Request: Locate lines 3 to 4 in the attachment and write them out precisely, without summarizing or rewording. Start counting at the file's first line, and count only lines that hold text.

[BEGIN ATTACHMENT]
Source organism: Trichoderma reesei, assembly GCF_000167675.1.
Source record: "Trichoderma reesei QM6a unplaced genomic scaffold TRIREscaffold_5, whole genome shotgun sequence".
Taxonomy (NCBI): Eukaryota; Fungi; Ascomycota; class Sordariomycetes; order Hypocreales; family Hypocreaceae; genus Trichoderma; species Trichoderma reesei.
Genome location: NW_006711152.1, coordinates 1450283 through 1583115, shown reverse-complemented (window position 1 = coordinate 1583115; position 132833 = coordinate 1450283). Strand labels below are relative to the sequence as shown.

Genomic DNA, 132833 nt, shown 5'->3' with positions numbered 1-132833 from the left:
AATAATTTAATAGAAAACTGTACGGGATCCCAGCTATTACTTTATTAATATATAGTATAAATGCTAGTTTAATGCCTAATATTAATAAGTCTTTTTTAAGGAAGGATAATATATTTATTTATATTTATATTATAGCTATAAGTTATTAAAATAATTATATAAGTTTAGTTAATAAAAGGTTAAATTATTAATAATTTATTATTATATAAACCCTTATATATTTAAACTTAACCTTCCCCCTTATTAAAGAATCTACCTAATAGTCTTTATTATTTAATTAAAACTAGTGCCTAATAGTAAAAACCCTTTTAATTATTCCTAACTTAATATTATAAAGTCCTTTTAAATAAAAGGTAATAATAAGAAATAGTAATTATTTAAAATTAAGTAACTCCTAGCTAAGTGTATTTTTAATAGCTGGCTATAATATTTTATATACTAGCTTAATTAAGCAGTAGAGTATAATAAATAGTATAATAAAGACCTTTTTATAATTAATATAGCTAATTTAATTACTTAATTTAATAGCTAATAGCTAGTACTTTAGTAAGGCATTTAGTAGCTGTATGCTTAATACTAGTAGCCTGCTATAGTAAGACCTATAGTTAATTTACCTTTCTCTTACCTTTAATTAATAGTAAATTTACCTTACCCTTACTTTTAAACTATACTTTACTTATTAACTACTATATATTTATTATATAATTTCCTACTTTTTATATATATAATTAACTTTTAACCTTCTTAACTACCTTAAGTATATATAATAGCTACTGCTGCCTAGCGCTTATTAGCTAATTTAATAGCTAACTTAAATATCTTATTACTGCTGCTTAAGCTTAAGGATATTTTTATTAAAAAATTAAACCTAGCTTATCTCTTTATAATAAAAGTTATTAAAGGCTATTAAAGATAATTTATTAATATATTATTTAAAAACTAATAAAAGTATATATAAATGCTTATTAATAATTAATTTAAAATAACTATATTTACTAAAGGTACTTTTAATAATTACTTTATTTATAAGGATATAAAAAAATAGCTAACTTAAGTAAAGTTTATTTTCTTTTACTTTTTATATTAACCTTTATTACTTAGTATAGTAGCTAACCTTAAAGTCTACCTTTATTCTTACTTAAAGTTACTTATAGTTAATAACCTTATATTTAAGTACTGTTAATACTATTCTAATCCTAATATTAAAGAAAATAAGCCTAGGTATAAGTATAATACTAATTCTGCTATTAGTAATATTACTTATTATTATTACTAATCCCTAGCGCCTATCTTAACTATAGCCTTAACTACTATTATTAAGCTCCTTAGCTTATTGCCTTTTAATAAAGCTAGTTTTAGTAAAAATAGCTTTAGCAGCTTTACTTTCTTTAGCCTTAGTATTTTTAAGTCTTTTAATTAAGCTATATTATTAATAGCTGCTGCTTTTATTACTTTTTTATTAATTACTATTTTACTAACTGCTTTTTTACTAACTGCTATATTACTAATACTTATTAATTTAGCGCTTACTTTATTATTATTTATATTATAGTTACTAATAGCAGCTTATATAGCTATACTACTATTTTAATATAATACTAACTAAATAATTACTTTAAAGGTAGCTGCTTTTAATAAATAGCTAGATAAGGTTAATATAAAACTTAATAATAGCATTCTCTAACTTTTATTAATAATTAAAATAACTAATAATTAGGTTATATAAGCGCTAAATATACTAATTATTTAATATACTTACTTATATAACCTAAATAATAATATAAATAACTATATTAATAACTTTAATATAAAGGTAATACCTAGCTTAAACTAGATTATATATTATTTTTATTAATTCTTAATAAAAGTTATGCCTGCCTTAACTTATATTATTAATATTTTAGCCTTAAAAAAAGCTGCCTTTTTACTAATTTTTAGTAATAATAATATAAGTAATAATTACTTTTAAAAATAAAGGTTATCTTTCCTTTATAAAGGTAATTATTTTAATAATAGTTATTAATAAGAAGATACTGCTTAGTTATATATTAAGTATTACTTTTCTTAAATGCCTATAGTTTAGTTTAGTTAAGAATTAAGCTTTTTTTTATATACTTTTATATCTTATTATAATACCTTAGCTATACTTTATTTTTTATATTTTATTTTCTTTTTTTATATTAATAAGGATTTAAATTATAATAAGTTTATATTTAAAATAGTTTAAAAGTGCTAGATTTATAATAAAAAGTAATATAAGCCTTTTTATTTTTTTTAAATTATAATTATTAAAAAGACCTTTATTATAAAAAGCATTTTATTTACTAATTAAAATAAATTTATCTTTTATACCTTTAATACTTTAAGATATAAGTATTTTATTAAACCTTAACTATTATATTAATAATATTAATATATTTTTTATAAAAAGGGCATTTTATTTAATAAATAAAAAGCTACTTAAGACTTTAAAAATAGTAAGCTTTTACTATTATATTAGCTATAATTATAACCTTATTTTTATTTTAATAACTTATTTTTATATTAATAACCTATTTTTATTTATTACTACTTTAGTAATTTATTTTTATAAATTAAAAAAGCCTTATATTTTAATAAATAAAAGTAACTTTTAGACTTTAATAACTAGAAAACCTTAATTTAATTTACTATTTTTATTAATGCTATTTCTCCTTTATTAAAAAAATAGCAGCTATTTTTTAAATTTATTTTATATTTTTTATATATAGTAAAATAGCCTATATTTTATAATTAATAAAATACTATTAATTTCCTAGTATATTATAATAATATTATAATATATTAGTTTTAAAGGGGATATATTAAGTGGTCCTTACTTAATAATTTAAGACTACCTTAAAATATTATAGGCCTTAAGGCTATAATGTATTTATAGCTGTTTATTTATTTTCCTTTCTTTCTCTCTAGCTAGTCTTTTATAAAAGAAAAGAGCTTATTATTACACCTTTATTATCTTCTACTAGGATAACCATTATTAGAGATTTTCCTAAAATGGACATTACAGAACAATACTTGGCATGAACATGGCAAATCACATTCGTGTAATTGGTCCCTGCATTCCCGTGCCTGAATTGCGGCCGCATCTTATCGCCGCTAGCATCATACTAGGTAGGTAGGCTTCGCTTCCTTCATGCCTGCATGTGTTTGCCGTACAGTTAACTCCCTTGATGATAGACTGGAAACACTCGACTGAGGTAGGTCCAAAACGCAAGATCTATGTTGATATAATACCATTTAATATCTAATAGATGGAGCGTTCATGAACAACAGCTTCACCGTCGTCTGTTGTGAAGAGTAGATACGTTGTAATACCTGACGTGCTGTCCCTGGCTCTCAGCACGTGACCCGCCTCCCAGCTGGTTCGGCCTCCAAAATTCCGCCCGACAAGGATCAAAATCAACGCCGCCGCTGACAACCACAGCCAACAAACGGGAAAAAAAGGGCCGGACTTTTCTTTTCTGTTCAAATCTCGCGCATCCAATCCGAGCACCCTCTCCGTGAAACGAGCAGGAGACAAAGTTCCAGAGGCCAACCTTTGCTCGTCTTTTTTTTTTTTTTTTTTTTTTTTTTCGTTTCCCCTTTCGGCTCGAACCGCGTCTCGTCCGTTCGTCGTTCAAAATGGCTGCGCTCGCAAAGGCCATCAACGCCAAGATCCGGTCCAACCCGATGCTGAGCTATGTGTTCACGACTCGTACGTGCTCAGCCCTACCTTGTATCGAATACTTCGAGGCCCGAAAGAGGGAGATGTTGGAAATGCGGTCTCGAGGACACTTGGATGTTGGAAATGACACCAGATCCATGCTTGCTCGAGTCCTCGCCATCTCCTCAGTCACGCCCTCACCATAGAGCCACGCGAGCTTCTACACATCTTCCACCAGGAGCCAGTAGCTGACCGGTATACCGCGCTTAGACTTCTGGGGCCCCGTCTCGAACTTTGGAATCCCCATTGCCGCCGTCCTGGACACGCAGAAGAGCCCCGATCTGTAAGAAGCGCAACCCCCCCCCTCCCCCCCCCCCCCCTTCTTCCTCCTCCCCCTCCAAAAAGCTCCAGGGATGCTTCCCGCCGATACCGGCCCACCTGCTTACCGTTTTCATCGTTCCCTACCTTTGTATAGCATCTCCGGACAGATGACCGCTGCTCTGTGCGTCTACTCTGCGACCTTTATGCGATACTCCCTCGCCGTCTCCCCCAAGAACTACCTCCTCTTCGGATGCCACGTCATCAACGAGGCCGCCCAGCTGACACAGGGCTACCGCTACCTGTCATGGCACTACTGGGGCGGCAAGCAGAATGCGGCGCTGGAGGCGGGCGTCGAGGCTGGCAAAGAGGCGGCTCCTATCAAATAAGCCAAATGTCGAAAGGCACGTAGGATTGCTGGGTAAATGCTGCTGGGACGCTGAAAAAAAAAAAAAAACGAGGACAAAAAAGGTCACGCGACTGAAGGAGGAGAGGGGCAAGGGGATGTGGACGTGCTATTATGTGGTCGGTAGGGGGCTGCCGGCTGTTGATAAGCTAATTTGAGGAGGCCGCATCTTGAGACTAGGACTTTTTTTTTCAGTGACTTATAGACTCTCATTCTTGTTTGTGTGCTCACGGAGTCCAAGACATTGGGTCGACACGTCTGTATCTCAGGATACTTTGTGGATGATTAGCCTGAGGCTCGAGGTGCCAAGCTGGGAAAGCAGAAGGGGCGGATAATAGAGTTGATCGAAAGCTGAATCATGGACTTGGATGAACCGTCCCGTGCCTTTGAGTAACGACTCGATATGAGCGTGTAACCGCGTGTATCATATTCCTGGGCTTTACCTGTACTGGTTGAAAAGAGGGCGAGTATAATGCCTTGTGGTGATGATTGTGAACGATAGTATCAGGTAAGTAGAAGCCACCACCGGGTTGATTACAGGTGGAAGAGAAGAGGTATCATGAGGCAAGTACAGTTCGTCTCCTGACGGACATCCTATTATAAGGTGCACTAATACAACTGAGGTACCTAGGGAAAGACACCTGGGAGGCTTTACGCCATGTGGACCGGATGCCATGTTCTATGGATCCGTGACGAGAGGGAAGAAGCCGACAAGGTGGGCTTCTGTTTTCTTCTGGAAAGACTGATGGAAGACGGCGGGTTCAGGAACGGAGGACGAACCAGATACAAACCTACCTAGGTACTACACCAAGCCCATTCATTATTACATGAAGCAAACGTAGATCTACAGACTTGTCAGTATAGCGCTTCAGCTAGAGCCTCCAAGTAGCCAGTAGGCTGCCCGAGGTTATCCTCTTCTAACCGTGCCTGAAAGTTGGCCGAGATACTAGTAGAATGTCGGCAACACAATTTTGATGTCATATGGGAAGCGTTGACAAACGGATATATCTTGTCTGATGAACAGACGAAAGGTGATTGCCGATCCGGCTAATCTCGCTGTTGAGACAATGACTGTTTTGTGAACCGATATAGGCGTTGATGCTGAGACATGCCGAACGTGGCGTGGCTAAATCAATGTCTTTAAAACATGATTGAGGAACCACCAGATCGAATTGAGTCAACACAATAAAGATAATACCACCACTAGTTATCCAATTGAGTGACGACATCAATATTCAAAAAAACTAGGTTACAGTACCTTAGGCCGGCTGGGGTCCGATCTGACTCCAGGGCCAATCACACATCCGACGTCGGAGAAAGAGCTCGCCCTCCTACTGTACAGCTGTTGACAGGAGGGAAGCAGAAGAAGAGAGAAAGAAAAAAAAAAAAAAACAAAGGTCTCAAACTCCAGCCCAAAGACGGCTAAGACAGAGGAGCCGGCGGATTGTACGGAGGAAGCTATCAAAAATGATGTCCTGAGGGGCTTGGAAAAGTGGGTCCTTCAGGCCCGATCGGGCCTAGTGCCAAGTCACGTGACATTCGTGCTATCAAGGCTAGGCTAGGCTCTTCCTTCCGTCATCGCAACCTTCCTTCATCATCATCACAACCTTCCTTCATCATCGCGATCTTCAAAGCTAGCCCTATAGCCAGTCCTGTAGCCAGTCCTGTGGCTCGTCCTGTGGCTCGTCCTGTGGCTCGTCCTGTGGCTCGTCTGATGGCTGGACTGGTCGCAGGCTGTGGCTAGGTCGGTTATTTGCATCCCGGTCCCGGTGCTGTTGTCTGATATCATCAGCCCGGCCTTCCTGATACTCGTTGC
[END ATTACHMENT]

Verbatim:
Taxonomy (NCBI): Eukaryota; Fungi; Ascomycota; class Sordariomycetes; order Hypocreales; family Hypocreaceae; genus Trichoderma; species Trichoderma reesei.
Genome location: NW_006711152.1, coordinates 1450283 through 1583115, shown reverse-complemented (window position 1 = coordinate 1583115; position 132833 = coordinate 1450283). Strand labels below are relative to the sequence as shown.